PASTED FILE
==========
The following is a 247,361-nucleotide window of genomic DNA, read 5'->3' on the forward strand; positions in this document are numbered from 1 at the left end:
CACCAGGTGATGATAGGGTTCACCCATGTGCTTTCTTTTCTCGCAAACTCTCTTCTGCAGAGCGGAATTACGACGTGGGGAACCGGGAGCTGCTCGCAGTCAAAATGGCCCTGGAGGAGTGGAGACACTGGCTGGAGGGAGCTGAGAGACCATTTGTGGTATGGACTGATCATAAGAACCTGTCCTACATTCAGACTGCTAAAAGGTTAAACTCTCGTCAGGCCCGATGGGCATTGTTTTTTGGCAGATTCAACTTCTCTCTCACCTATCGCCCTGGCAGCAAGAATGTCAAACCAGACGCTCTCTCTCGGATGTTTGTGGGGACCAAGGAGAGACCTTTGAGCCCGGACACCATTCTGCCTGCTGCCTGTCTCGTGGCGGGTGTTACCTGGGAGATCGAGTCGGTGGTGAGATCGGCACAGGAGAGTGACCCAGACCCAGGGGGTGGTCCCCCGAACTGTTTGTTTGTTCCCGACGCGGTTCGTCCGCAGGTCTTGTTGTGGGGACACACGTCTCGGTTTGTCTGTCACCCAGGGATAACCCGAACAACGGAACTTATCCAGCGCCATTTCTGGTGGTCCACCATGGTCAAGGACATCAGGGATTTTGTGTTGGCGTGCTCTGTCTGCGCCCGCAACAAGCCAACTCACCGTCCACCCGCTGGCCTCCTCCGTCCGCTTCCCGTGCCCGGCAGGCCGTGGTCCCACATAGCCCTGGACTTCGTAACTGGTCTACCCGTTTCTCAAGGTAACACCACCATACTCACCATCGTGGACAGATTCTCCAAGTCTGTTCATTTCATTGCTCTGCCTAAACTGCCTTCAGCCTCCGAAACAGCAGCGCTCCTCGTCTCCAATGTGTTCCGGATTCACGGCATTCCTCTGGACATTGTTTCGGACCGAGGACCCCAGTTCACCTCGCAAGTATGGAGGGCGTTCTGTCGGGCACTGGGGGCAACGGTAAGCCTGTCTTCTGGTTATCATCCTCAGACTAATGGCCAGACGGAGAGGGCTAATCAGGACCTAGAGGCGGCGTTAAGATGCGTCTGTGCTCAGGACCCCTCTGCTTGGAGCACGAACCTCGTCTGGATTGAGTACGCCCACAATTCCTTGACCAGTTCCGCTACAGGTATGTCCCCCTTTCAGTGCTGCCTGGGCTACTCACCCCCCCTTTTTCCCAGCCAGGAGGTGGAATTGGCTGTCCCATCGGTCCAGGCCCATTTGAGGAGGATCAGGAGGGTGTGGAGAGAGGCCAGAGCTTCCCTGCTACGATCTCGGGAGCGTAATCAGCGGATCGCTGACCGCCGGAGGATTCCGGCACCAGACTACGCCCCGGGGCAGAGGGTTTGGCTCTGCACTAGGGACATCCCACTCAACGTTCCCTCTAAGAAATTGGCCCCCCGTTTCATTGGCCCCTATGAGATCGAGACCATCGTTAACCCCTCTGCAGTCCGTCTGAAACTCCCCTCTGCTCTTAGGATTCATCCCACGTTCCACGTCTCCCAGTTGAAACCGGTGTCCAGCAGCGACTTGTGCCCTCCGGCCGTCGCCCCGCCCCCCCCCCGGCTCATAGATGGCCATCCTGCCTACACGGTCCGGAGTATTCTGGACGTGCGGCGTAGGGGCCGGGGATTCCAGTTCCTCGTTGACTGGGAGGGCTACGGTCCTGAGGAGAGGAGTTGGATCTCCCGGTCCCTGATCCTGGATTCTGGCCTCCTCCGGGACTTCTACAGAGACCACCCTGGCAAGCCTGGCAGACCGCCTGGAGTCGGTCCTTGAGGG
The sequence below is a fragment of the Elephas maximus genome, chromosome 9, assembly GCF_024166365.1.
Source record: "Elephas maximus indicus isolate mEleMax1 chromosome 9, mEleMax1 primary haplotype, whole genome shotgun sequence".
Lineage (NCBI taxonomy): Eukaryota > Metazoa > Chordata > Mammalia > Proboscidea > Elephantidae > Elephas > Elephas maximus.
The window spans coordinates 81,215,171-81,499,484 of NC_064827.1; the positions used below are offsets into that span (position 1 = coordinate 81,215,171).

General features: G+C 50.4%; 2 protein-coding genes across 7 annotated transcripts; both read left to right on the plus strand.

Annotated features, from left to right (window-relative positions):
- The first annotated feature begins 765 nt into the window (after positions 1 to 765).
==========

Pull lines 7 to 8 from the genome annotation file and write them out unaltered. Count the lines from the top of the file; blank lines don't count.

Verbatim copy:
General features: G+C 50.4%; 2 protein-coding genes across 7 annotated transcripts; both read left to right on the plus strand.

Annotated features, from left to right (window-relative positions):